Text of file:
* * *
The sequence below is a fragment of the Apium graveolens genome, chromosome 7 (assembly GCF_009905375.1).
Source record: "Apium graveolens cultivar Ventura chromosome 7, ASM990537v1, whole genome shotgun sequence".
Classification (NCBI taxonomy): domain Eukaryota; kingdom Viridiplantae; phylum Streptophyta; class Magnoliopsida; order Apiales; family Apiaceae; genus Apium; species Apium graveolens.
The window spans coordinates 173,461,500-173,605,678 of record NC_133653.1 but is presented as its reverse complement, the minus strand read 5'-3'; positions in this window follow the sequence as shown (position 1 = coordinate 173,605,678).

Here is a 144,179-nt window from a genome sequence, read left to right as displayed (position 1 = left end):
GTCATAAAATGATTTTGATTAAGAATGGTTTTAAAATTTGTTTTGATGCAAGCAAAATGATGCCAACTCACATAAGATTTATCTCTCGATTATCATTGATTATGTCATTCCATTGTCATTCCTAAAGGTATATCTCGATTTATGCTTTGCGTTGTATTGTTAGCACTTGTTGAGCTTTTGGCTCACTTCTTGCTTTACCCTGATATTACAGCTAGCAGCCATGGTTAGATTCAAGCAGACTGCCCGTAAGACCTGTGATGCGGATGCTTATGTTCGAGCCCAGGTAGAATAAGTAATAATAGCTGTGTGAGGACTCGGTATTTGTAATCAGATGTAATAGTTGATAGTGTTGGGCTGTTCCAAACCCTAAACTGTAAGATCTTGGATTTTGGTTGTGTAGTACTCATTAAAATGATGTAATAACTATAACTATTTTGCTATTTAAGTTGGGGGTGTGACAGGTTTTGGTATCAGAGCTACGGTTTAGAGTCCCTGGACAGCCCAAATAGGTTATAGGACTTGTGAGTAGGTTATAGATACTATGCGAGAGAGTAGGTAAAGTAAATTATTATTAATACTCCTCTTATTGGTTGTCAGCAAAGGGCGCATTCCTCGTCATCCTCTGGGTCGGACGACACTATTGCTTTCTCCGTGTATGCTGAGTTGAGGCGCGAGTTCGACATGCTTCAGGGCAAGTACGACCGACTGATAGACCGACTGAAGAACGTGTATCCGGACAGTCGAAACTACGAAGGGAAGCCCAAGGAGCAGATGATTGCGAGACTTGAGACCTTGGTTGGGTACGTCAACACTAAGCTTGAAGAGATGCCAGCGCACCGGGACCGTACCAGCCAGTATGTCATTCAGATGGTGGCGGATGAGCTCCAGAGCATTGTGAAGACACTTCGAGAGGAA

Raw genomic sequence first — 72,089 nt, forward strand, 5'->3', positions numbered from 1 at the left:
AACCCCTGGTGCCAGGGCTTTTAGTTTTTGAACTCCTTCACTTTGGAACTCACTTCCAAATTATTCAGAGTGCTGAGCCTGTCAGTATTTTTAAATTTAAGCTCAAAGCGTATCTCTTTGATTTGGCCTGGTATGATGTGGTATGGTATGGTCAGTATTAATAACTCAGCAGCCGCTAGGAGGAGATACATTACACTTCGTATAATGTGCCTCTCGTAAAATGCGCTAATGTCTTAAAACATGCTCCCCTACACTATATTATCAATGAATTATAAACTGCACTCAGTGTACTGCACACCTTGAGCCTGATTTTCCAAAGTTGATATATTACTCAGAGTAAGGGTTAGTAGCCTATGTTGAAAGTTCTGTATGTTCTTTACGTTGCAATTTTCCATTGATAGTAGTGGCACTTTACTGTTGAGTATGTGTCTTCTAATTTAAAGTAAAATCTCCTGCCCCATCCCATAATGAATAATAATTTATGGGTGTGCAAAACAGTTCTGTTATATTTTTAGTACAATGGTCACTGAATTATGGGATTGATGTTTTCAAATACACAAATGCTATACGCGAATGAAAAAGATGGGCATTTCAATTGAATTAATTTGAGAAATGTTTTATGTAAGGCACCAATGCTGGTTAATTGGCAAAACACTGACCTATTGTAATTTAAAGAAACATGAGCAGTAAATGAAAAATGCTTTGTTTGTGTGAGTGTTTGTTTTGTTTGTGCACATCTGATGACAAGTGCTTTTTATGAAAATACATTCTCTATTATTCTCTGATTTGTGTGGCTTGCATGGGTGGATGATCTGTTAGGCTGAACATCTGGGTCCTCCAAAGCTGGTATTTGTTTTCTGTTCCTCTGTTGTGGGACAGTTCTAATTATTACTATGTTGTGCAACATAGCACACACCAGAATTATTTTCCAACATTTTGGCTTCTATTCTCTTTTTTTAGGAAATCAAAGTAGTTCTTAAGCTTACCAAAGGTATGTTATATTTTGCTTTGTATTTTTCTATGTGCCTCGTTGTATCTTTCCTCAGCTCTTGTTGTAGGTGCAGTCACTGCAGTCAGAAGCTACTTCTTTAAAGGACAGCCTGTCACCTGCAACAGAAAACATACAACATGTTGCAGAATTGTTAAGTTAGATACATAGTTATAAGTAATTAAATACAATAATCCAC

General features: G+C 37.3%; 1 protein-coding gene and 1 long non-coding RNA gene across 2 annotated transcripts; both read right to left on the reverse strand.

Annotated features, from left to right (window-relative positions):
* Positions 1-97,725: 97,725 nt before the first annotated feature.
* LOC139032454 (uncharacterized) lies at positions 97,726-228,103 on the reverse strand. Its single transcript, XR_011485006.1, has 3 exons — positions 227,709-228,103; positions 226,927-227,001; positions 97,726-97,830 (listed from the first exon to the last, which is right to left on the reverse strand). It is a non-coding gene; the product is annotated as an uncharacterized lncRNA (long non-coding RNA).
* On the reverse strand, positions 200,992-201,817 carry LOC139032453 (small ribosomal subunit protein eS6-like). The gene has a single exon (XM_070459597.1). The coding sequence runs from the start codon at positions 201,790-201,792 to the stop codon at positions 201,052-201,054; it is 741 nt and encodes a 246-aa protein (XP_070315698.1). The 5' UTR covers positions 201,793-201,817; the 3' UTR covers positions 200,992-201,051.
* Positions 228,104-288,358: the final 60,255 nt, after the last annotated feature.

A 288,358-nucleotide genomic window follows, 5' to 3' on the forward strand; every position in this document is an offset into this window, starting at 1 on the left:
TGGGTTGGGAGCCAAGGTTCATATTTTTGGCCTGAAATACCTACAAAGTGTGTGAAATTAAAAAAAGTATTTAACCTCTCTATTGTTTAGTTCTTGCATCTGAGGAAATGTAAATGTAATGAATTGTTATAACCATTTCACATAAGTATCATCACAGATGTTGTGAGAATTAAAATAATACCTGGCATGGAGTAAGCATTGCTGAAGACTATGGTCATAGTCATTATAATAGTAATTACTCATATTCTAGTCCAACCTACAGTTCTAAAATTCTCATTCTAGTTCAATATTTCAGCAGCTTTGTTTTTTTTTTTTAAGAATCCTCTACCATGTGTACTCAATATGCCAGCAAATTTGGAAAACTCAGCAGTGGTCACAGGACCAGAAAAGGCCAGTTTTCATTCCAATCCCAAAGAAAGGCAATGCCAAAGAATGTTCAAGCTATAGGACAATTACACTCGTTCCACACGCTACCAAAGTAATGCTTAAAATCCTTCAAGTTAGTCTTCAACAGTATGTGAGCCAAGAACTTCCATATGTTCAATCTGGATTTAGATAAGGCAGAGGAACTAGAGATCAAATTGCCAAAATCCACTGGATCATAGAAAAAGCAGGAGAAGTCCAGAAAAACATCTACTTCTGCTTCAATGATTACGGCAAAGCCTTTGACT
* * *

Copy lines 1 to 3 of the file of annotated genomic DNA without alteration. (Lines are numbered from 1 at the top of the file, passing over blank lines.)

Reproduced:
The sequence below is a fragment of the Apium graveolens genome, chromosome 7 (assembly GCF_009905375.1).
Source record: "Apium graveolens cultivar Ventura chromosome 7, ASM990537v1, whole genome shotgun sequence".
Classification (NCBI taxonomy): domain Eukaryota; kingdom Viridiplantae; phylum Streptophyta; class Magnoliopsida; order Apiales; family Apiaceae; genus Apium; species Apium graveolens.